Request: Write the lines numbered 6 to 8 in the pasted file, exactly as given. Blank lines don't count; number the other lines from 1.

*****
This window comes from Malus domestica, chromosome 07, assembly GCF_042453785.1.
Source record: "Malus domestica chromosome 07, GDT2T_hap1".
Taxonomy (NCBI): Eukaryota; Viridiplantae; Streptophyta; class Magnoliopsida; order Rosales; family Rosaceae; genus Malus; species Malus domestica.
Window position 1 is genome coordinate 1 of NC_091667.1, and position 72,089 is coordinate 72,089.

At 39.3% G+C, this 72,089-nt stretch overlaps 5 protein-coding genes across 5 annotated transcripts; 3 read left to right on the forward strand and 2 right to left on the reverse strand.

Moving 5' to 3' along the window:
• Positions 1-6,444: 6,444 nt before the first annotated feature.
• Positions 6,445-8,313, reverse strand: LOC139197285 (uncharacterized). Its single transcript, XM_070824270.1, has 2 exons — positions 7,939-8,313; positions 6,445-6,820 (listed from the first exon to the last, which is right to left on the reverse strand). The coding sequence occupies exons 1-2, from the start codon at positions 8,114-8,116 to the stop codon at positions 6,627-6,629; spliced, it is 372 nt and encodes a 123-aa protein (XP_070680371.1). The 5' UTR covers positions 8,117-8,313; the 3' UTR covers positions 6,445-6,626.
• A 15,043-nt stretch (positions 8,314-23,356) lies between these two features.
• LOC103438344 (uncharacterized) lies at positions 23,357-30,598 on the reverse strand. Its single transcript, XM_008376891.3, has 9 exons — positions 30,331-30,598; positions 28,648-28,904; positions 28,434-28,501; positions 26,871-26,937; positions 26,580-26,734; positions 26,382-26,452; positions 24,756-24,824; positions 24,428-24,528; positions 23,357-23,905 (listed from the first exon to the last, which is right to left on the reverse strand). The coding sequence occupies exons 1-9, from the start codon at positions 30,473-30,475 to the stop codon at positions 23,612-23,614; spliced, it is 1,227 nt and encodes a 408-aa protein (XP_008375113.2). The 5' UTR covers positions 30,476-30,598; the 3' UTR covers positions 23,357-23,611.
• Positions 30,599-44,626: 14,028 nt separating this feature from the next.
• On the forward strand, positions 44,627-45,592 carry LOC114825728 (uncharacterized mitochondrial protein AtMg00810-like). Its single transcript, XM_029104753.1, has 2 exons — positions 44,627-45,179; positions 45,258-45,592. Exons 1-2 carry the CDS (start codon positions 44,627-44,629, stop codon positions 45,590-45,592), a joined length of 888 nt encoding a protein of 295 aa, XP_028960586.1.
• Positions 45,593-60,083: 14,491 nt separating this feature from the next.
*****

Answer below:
Moving 5' to 3' along the window:
• Positions 1-6,444: 6,444 nt before the first annotated feature.
• Positions 6,445-8,313, reverse strand: LOC139197285 (uncharacterized). Its single transcript, XM_070824270.1, has 2 exons — positions 7,939-8,313; positions 6,445-6,820 (listed from the first exon to the last, which is right to left on the reverse strand). The coding sequence occupies exons 1-2, from the start codon at positions 8,114-8,116 to the stop codon at positions 6,627-6,629; spliced, it is 372 nt and encodes a 123-aa protein (XP_070680371.1). The 5' UTR covers positions 8,117-8,313; the 3' UTR covers positions 6,445-6,626.